Rather than get swept up in overhyped, overowned, overloved tech stocks, investors should focus on c...
For after the correction, think industrial stocks: Market history says this is their time
01/26/2010 8:30 am EST
Solid data stretching back to 1945 argues that certain industries and sectors outperform during specific stages of any economic recovery. (The best work on this subject comes from Sam Stovall, the chief investment strategist for Standard & Poor's Equity Research Services. His 1996 book Sector Investing is still the best resource on the subject to my mind.)
My first rule of investing is “Put every trend you can on your side.” Neglecting what we know about what sectors thrive when is in my opinion wasting an asset that could help you make bigger profits.
Stovall divides the economic cycle into four stages.
- Full recession: GDP is tumbling, interest rates are falling, and unemployment is rising. Sectors that do best during this stage, historically, have been cyclical and transports (at the beginning of the stage), technology, and industrials (near the end of the stage.)
- Early recovery: Consumer sentiment is improving, industrial production has turned up, interest rates have bottomed, and unemployment has peaked and is starting to move lower. Sectors that do best have been industrials (near the beginning as they continue their starring economic performance from the end of the recession stage), basic materials, and energy (near the end).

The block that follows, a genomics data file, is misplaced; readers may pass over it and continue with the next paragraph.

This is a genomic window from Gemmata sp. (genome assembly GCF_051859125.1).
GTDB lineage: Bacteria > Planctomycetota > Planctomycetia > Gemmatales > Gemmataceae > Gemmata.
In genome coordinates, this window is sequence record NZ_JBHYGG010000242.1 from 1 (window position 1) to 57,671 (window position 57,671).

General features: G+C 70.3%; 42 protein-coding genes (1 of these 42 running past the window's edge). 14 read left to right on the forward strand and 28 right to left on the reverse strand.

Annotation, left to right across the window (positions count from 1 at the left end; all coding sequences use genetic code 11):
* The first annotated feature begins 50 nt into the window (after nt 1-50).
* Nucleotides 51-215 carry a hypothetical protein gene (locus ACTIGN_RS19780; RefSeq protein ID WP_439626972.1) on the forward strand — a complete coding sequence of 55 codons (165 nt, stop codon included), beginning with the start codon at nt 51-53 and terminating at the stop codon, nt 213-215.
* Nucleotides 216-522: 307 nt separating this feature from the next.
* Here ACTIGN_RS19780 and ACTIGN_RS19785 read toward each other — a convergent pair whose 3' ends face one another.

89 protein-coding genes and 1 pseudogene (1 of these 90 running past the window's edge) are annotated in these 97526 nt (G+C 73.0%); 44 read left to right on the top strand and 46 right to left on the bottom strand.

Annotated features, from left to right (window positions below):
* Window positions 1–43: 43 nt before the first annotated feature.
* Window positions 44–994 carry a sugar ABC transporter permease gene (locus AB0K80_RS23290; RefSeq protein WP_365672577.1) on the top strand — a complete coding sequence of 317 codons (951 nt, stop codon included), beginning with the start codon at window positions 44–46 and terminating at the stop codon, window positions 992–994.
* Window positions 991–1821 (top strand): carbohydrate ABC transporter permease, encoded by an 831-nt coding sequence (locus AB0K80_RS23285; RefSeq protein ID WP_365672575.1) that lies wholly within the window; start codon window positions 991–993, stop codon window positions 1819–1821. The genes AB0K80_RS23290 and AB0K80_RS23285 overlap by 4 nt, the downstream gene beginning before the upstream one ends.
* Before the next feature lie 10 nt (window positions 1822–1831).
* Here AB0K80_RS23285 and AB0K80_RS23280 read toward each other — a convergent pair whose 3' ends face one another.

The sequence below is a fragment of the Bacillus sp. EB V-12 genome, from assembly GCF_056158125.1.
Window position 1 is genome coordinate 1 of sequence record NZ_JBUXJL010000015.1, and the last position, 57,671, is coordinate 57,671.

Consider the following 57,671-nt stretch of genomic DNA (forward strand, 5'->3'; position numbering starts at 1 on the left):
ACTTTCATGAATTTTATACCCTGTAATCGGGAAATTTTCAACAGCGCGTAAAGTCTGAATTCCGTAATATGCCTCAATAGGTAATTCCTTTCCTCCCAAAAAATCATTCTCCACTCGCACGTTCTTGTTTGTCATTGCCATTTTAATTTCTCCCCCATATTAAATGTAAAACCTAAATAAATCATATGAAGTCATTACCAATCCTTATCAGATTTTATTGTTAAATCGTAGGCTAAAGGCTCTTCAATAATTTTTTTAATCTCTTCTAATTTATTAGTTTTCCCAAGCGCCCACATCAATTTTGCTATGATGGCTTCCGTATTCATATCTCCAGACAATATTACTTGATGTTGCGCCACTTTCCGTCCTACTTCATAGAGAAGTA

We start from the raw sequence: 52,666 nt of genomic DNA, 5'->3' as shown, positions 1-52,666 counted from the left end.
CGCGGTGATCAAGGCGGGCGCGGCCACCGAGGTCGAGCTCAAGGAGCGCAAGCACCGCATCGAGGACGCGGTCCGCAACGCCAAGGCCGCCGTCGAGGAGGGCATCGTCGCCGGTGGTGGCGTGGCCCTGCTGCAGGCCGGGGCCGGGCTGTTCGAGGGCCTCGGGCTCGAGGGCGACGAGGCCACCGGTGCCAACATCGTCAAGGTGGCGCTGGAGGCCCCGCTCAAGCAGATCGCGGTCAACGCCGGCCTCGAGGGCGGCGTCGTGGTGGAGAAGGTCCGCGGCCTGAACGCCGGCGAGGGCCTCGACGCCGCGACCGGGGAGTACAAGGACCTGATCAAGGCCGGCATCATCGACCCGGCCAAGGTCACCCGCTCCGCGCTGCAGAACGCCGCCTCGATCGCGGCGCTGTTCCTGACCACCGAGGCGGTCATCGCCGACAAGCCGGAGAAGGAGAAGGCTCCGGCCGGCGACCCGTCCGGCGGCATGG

- Late recovery: Interest rates are rising as the central bank tries to control inflation, consumer sentiment heads into a downturn, and industrial production is flat. Sectors that do well in this stage have been energy (continuing its out performance from the previous stage), consumer staples, and services (near the end of the stage.)
- Early recession: You should remember this stage vividly. Consumer sentiment ranges from fear to terror, industrial production plunges, interest rates peak and then start to fall, unemployment begins to rise rapidly. Sectors that have done well (relatively at least) during this stage include services (near the beginning), utilities, and cyclical and transports (near the end.)
I think it’s pretty clear that we’re in the early recovery stage. (And I hope that we stay there. No backsliding, Mr. Economy.)